A rise in the number of young people vaping is a “disaster in the making”, a charity has warned, as new figures show that e-cigarette use in Britain has reached record levels.
Statistics indicate that an estimated 4.3 million people across Scotland, England and Wales vape, 8.3% of adults in the three countries.
It is a significant rise on the 1.7% of adults across the nations who vaped just 10 years ago, equating to around 800,000 people.
Of those 4.3 million people who currently vape, around 2.4 million are ex-smokers, 1.5 million are current smokers and 350,000 have never smoked a cigarette.
The figures also show that the proportion of current e-cigarette users who have never smoked has risen from 4.9% in 2021 to 8.1& this year.
Sheila Duffy, chief executive of ASH Scotland, has called for action to be taken to tackle vaping among young people.
She explained that the increase in use is being driven by the wide availability of vapes, as well as the marketing used to promote them.
“The rise in vaping that we’re seeing is happening among very young adults,” Duffy told the BBC’s Good Morning Scotland programme.
“We’ve yet to see the figures, which we expect to see by the end of this year from the Scottish Government, about children and youth vaping.
“And the drive seems to be happening there, it seems to be very much driven by the wide availability of cheap, brightly coloured, highly flavoured vapes, disposable vapes.
“And that’s of real concern both in terms of health and the environment.”
Duffy urged the Scottish Government to shut down marketing and advertising of vaping products, as well as carrying out further assessment of what they contain.
She said: “I think the problem is that the cost makes it very accessible to children and very unusually in the last six months alone we’ve seen many reports of young children, even in primary schools, using vapes.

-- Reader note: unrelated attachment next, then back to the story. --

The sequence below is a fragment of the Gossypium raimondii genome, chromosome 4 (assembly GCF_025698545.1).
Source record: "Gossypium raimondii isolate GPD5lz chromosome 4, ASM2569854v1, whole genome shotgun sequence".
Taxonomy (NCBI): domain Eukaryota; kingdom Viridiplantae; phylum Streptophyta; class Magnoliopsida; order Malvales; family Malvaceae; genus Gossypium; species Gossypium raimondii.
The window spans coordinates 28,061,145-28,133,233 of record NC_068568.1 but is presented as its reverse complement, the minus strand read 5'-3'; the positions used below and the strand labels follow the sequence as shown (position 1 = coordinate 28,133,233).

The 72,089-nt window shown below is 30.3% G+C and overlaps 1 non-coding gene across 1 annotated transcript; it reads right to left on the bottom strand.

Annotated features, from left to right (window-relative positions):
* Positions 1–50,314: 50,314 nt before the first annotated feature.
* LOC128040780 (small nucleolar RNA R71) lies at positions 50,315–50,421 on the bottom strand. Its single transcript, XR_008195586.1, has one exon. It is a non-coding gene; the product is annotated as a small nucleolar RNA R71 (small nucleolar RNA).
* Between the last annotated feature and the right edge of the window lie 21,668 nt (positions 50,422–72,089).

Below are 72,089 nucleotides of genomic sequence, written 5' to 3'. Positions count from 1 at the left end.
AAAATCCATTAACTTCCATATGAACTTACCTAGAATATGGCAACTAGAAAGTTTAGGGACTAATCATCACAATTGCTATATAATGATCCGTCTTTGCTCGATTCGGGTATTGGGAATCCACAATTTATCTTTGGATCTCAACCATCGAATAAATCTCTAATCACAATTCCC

“That is really worrying because children, as their lungs grow and develop, as their brains grow and develop, are really vulnerable to the harms from these devices and we don’t know really what’s in them.
“We know enough to be worried, but not enough to know just how alarming this will be in the longer-term for people.
“So, I think the Scottish Government must act now and this is not just about the price, this is about the marketing, promotion and advertising.”
Duffy continued: “These companies are aiming for young consumers, it’s very clear from the design, from the way they’re marketed, and they are reaching them.
“And what we know is children and young people who vape are at three-times higher risk not only of nicotine addiction, but of going on to use cigarettes and tobacco.
“So for me this is a disaster in the making and it’s urgent, and I would like to see the Scottish Government move quickly to shut down marketing and advertising, and to take a look at what’s in some of these products.”
Duffy insisted there needs to be “urgent action” to tackle the issue, as she also underlined the impact on the environment of disposable vaping products.
“I think you can’t do just one thing and what’s of particular concern to me is the way these products are being designed and marketed in terms of colours, in terms of flavours, in terms of widespread availability in places that never sold tobacco,” she said.
“It’s just like alcopops. I mean, it’s addictive, it’s dangerous and it is being marketed under fruit and sweetie flavours.
“So, I think the price is a factor, I think it’s also the disposable vapes and those are an environmental catastrophe because they’re disposable, throwaway plastics and lithium batteries, and they’re all ending up in the tip.
“So, the Scottish Government needs to act now because this is companies marketing addiction and marketing nicotine to kids.
“There needs to be urgent action because this is new, it’s something that’s changing fast and yes, price is a factor, but it’s also the marketing, the promotions and the widespread availability.”